Does Putin understand that he has lost? — opinion
Kremlin (Photo:Michael Parulava / Unsplash)
There is no way for Putin to ensure victory. But there are at least four ways to ensure Ukraine defeats him.
Does Putin understand that he has lost? Certainly. Even if he has hanged noodles in his ears about some tactical victories, the failure of the winter offensive, the failure of the autumn-winter missile campaign, economic problems, social sentiments, and the international situation are apparent.
Putin has no chance of winning because a victory means a postbellum peace that is better than the antebellum one. A piece of Ukrainian land in his teeth does not make peace for Russia better than how they had it in January 2022. The dry corridor in Crimea is not worth a destroyed army, crushed public finances, a ruined economy, and international isolation. Most importantly, it is not worth the loss in standing, which means having no chance of being one of the poles in a multipolar world.
What does Putin want, then? The answer is obvious - he wants Ukraine defeated.
There are wars where one side wins and the other side loses. We are used to measuring all wars by this yardstick. But there are also wars when all sides are defeated and no winners. Remember the eastern front of the First World War: the German, Austro-Hungarian, and Russian Empires were all defeated. There were no winners.
Putin has been defeated, but we have not won yet
Russian defeat has not to mean a Ukrainian victory yet. The war can end with our victory and Russian defeat or defeat for both sides. For Putin, this will not be a victory, but it will at least be an internal justification. He can declare victory at any moment regardless of the objective realities, and Russians (with a few exceptions) will breathe a sigh of relief: "It's over, we won, we live on both without risks and inconveniences, and without insults and humiliations, and this SMO was only an episode worth forgetting." Putin does not need to save face.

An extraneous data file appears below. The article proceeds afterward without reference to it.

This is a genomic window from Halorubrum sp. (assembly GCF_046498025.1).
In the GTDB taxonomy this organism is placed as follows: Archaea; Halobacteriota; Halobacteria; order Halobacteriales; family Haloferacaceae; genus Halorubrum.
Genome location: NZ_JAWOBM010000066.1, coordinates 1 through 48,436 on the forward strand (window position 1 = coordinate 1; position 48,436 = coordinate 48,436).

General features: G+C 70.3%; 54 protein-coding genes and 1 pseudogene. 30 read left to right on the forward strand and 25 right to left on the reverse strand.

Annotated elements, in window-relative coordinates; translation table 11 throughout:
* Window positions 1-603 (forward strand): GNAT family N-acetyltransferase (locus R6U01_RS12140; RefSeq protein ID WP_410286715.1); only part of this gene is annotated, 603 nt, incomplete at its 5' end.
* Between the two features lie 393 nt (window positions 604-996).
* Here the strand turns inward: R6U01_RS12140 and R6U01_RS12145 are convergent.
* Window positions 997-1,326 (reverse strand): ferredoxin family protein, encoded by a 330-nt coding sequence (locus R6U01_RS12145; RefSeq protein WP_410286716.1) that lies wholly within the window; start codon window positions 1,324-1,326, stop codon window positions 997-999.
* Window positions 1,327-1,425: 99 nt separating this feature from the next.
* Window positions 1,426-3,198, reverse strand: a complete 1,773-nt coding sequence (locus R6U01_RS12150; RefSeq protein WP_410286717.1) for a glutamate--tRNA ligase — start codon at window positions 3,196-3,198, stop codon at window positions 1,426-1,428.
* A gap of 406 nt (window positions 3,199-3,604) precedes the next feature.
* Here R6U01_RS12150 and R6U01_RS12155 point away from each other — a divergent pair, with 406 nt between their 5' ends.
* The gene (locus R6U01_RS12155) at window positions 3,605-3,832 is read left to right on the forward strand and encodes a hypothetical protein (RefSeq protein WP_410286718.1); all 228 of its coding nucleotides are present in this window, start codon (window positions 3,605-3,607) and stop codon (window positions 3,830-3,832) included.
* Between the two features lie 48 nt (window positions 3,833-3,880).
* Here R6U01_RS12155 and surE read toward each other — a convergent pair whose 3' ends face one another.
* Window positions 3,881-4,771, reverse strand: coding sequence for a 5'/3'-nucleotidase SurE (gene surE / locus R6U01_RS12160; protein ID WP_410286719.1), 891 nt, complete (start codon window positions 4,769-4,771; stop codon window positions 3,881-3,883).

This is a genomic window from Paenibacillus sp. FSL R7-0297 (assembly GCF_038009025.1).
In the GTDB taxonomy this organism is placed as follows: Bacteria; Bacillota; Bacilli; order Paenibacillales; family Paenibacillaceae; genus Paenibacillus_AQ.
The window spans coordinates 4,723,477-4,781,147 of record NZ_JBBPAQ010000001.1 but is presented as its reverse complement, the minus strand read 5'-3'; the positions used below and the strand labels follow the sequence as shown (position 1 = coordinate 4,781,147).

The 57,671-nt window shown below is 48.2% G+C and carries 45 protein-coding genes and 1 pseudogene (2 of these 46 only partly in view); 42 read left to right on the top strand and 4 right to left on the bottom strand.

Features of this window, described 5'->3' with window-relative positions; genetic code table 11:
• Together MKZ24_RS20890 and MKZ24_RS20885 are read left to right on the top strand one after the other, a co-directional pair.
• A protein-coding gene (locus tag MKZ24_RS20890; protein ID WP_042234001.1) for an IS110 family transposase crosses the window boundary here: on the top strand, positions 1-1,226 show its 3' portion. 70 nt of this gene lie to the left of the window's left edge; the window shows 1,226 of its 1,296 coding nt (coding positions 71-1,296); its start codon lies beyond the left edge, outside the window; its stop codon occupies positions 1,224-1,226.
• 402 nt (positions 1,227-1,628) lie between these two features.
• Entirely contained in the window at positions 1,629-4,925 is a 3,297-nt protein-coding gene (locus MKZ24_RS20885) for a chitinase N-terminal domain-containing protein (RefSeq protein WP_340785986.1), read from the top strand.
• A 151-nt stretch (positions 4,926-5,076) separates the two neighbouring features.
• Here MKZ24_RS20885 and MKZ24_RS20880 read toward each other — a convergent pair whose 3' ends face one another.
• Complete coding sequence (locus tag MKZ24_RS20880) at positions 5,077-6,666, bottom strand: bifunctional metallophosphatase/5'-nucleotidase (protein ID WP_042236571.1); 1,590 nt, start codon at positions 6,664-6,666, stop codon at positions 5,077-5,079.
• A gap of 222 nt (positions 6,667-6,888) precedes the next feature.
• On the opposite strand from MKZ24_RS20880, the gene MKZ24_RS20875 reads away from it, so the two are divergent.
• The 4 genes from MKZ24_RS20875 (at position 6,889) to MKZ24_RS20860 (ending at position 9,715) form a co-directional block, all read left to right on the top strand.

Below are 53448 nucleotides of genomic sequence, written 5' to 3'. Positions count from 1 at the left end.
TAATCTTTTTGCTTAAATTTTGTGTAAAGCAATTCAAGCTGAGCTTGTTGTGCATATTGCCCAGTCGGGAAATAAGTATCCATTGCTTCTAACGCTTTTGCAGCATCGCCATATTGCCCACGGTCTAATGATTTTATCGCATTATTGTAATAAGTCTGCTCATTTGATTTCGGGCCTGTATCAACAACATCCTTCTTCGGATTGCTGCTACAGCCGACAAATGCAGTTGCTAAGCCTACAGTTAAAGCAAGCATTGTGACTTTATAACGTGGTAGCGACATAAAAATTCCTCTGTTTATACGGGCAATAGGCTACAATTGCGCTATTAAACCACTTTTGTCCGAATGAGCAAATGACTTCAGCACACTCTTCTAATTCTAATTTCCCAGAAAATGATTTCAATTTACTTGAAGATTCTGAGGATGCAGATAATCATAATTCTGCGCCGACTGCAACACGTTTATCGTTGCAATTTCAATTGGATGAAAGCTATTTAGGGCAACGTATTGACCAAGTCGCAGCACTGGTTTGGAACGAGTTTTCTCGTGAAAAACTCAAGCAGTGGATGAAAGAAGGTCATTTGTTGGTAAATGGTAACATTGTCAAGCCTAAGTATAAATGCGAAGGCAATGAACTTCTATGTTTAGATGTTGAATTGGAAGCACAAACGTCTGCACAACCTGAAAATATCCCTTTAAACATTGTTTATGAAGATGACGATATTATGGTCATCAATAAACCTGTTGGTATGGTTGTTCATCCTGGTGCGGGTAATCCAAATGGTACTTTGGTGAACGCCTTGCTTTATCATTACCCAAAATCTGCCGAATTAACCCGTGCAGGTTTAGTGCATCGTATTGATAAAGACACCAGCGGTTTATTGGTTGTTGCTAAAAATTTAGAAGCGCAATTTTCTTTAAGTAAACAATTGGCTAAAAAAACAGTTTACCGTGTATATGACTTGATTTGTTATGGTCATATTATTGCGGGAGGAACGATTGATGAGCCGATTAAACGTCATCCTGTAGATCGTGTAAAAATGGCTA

There is no way for Putin to ensure the victory. But there are at least four ways to ensure Ukrainian defeat.
The first path is a war of attrition. He believes the West may tire, and Ukrainian resources will run out faster than Russian ones.
The second way is to freeze the conflict. He believes that the West and the East together can force Ukraine to sit down at the negotiating table and sign a truce under one scenario or another.
The third way is to split Ukrainian society. He believes that inflated expectations will lead to civil conflict between those who want to end the war and those who see continuing it as the only option. The lack of a shared vision of victory and strong informational noise is risky for Ukraine.
The fourth way is Ukraine's loss of a chance for post-war recovery. This path is well described in the article “Win the War, Lose the Peace.” A failed recovery is the same as Ukraine's defeat.
Putin has been defeated, but we have not won yet. His goal is to bring us to defeat. Our goal is to win. Victory is a better peace than the previous one: a restored Ukraine in the EU and NATO and a de-imperialized Russian Federation that can never threaten Ukraine again.
The text is published with the permission of the author.
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